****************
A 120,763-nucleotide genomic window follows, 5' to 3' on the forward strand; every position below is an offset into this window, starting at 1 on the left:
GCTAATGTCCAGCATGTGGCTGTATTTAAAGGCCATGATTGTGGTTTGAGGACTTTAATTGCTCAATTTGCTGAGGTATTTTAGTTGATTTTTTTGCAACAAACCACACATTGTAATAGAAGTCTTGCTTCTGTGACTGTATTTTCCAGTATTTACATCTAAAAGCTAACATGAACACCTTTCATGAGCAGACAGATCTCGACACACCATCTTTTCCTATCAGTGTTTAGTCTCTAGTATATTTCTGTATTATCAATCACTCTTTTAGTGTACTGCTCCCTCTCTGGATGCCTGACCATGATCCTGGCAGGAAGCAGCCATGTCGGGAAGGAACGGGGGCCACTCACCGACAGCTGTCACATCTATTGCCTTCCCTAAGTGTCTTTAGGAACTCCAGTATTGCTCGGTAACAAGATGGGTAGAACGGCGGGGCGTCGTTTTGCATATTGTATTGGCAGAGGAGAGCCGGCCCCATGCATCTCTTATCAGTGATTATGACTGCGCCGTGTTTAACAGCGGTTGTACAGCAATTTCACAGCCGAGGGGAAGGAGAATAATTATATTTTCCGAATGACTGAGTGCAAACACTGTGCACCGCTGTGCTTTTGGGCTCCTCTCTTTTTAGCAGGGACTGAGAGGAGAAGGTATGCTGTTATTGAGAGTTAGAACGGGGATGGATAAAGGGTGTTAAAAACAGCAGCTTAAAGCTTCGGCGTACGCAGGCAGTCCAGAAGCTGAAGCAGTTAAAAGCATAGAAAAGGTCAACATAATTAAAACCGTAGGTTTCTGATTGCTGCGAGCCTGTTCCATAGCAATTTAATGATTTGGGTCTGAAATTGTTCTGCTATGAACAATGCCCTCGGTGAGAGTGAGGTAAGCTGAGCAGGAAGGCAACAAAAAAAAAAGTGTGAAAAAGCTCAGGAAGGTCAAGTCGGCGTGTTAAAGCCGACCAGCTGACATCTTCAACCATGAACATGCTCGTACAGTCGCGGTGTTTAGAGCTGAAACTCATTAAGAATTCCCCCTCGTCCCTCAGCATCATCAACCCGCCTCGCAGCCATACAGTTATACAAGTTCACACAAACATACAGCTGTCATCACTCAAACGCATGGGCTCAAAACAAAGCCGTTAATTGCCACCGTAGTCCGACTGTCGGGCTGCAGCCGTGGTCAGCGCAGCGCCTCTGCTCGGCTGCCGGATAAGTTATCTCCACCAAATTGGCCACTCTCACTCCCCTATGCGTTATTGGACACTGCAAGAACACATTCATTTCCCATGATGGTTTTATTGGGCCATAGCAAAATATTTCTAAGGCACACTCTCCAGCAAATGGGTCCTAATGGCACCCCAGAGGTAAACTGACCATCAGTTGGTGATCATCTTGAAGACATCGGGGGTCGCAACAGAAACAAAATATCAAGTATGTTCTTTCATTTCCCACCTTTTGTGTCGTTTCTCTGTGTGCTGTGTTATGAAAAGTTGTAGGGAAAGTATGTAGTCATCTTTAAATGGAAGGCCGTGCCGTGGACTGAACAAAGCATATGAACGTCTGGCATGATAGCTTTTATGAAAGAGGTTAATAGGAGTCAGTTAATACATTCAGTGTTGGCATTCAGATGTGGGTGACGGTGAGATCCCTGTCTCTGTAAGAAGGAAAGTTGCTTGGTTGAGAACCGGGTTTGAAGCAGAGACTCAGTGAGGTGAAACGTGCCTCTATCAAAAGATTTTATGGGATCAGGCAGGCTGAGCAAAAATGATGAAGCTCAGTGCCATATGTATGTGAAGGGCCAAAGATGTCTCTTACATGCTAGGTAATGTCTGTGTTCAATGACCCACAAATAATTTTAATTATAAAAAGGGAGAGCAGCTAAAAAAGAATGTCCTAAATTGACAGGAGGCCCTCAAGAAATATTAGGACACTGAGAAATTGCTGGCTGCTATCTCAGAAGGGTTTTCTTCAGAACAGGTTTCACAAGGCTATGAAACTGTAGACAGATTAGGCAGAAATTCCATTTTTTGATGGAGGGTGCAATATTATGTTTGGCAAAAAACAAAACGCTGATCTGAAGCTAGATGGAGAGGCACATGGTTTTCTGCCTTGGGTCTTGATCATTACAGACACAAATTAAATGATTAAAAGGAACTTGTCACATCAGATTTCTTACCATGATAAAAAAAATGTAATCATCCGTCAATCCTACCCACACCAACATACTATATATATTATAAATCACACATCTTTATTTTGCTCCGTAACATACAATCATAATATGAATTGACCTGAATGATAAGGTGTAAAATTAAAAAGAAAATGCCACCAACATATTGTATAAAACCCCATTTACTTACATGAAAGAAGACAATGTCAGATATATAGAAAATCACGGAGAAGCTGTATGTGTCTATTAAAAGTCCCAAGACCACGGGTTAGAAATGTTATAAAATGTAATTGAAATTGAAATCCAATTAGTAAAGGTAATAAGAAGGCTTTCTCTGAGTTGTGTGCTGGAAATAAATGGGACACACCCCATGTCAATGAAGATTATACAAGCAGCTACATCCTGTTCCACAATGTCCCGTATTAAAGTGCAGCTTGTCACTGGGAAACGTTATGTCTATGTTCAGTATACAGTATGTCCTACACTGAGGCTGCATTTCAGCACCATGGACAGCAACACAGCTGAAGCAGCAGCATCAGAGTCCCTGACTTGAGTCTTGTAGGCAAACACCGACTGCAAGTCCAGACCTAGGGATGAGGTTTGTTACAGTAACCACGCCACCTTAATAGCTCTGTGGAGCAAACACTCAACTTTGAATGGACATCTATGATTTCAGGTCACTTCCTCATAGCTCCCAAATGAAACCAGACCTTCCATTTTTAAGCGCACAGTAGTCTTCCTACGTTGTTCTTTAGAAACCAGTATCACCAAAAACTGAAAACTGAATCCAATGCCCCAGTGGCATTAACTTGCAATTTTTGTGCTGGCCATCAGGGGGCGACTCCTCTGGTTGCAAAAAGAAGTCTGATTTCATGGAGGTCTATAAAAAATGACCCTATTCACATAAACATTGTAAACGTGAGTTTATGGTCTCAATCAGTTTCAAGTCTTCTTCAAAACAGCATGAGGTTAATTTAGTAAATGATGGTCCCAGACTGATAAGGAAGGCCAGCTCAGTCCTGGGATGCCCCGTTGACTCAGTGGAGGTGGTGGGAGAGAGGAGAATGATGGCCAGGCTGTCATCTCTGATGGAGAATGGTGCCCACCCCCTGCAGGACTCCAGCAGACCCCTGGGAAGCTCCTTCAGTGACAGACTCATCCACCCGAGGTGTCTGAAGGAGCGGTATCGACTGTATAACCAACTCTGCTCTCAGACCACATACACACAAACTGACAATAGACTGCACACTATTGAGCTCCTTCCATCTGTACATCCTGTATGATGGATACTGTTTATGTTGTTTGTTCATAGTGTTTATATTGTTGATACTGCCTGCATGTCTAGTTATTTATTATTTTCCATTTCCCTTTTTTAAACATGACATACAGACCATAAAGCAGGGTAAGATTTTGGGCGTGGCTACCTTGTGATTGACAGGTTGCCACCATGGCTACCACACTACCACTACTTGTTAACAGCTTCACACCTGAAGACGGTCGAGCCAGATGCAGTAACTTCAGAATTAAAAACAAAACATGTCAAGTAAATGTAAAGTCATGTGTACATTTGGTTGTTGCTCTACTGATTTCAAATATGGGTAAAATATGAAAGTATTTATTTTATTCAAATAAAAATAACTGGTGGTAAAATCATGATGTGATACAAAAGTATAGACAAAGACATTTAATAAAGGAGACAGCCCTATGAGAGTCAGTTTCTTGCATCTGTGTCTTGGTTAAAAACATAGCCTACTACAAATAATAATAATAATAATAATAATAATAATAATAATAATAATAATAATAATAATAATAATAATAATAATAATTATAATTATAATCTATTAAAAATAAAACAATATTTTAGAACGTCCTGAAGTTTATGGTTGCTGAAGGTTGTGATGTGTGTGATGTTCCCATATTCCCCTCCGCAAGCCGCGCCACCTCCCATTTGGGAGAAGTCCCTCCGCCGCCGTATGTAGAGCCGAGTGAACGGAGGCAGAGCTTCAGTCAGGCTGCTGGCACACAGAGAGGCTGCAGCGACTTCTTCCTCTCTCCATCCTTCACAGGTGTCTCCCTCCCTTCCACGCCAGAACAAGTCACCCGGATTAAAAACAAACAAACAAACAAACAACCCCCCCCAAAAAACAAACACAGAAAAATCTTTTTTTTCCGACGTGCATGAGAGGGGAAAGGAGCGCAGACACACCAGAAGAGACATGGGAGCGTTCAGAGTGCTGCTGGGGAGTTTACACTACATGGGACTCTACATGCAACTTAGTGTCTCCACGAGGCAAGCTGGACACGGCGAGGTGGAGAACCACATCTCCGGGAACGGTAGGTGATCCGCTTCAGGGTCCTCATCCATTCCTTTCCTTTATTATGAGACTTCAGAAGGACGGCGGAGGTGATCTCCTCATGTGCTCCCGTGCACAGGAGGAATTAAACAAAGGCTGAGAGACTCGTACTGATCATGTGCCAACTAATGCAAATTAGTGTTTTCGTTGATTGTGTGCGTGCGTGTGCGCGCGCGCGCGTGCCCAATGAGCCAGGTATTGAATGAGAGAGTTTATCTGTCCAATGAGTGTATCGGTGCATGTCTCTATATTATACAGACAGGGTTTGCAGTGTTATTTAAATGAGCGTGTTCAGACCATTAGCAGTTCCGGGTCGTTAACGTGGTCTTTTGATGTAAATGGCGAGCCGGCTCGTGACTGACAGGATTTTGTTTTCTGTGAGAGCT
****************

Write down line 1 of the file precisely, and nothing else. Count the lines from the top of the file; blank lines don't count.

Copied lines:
A 120,763-nucleotide genomic window follows, 5' to 3' on the forward strand; every position below is an offset into this window, starting at 1 on the left: